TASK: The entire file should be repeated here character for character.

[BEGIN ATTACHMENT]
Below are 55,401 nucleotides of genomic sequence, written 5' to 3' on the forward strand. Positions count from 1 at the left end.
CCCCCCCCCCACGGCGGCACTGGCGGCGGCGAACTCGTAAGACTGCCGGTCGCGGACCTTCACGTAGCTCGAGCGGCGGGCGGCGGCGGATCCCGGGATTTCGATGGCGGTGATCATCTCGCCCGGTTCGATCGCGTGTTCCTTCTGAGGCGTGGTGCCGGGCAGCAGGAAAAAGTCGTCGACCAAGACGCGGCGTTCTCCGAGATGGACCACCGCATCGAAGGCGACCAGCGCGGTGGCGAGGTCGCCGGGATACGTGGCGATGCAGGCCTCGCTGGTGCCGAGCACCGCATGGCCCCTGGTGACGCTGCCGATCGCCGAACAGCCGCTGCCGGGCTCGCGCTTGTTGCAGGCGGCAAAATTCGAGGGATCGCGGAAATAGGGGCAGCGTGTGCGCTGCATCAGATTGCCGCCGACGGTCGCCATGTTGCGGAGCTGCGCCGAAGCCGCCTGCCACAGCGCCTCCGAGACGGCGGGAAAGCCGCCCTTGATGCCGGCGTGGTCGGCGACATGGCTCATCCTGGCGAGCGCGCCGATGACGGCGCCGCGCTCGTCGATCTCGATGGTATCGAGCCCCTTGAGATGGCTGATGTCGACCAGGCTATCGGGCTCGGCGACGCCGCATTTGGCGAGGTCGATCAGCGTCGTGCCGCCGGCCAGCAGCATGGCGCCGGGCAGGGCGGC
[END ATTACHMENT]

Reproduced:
Below are 55,401 nucleotides of genomic sequence, written 5' to 3' on the forward strand. Positions count from 1 at the left end.
CCCCCCCCCCACGGCGGCACTGGCGGCGGCGAACTCGTAAGACTGCCGGTCGCGGACCTTCACGTAGCTCGAGCGGCGGGCGGCGGCGGATCCCGGGATTTCGATGGCGGTGATCATCTCGCCCGGTTCGATCGCGTGTTCCTTCTGAGGCGTGGTGCCGGGCAGCAGGAAAAAGTCGTCGACCAAGACGCGGCGTTCTCCGAGATGGACCACCGCATCGAAGGCGACCAGCGCGGTGGCGAGGTCGCCGGGATACGTGGCGATGCAGGCCTCGCTGGTGCCGAGCACCGCATGGCCCCTGGTGACGCTGCCGATCGCCGAACAGCCGCTGCCGGGCTCGCGCTTGTTGCAGGCGGCAAAATTCGAGGGATCGCGGAAATAGGGGCAGCGTGTGCGCTGCATCAGATTGCCGCCGACGGTCGCCATGTTGCGGAGCTGCGCCGAAGCCGCCTGCCACAGCGCCTCCGAGACGGCGGGAAAGCCGCCCTTGATGCCGGCGTGGTCGGCGACATGGCTCATCCTGGCGAGCGCGCCGATGACGGCGCCGCGCTCGTCGATCTCGATGGTATCGAGCCCCTTGAGATGGCTGATGTCGACCAGGCTATCGGGCTCGGCGACGCCGCATTTGGCGAGGTCGATCAGCGTCGTGCCGCCGGCCAGCAGCATGGCGCCGGGCAGGGCGGC